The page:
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It was New Year’s Day 2014 — I believe I was trying to outflank an inchoate hangover migraine with flat lukewarm last-night champagne — when my girlfriend proposed Dry January. Dry wha? You know, a month without drinking alcohol. I went all Gollum on her, hissing and spitting, frog-eyed about how dare she try to take away my precious — my casually therapeutic glass of wine, my martinis that put satisfying punctuation at the end of a ragged, run-on sentence of a day. I think I had a bit of a conniption. Which meant, yeah, Dry January: probably a good idea.

Oh, it was dry, alright. My mind felt like a piece of chalk — hard, crumbly, a strangely primitive tool. (Turns out that was the return of a fugitive mental clarity that I didn’t know what to do with.) Most valuably, though, that month served as a sort of on ramp to (er, mostly) a more judicious and aware and consciously moderated approach to the party juice, mindful of things like school nights, big weekends, busy tomorrows at work. More fundamentally, Dry January became a kind of networking cocktail mixer (ha!) in which I got reintroduced to parts of my mind that were hiding behind the thickening pellicle of a drink here, a drink there.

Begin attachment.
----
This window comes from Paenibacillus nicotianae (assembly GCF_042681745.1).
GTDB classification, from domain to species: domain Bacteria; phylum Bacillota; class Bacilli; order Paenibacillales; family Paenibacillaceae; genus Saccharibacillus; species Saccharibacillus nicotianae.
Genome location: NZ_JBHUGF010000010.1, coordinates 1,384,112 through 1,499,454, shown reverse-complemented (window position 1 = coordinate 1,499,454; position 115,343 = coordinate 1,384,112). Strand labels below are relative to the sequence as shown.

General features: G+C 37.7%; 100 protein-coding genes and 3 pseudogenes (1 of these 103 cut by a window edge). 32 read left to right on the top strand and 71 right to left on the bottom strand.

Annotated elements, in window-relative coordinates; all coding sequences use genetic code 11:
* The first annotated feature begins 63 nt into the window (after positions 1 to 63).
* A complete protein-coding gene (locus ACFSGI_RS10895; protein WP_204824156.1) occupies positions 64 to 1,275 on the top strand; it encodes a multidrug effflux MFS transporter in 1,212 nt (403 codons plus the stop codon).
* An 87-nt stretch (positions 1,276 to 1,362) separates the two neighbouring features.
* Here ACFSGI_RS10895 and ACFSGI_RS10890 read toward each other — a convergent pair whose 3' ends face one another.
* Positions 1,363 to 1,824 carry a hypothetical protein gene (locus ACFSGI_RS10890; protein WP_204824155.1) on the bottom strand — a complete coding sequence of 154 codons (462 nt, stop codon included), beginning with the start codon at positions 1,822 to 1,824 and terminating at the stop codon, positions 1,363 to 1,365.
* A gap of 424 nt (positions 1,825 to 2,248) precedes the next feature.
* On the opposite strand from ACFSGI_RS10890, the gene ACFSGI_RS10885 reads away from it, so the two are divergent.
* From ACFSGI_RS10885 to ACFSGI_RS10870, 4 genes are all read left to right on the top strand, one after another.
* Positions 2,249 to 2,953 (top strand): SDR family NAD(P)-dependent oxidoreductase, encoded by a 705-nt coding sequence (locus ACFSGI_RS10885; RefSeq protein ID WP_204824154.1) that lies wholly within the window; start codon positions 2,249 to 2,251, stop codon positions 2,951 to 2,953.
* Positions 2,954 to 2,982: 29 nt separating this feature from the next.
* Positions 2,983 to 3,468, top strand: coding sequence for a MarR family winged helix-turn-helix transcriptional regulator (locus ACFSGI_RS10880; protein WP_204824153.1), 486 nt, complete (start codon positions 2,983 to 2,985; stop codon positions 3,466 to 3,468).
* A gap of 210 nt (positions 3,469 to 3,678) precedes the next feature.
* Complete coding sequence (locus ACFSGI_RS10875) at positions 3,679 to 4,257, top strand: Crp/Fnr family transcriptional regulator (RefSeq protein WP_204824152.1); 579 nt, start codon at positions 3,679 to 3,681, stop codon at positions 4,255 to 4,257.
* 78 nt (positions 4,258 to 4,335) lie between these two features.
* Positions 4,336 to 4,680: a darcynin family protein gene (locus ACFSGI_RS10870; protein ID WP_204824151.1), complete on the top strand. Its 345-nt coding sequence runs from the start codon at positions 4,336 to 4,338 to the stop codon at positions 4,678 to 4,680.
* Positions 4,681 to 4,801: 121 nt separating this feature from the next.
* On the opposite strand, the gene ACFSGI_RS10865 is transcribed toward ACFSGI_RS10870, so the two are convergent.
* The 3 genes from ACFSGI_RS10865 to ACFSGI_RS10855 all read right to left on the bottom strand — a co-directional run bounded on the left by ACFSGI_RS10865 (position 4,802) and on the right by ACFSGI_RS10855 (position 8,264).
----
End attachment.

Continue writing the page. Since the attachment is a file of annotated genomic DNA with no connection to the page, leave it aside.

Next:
This year — to even my surprise — I proposed Dry January. It almost felt like a seasonal urge, which I guess explains why, I’ve discovered, it’s a thing: a post-holidays period of alco-fasting to allow body and mind to regroup, to force a reckoning distance between you and your habits to consider anew the cost/value relationship. Last year, I was feeling Dry January every day; the phantom limb of a coveted habit pricked and shocked at every turn: This bad day is missing the fuzzy redemption of an Old Fashioned; this great dinner would be excellent with a glass of wine. The decision umbrellaed over the entire month felt like a sentence to get through; ironically, that comparison-born dissatisfaction had the same displacing effect of a drink (but not as fun.)

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This year, this month, however, the decision feels more like a liberation from all that minor-key fretting and fussing over what to drink, when to drink, how much — the questions of pacing, motive and intent that start to abrade and erode your mental energies. And with those reserves freed up from both drink and all its shadows, I like to think I’ve been sleeping better, waking wakier, and maybe even penning a higher breed of meandering, diaristic blog posts. None of this is some endorsement of the teetotaling lifestyle — ugh, that feels to me stonily final, and seems to hide in its heart a skulking puritanical suspicion of pleasure — but right now, hey man, let’s party.

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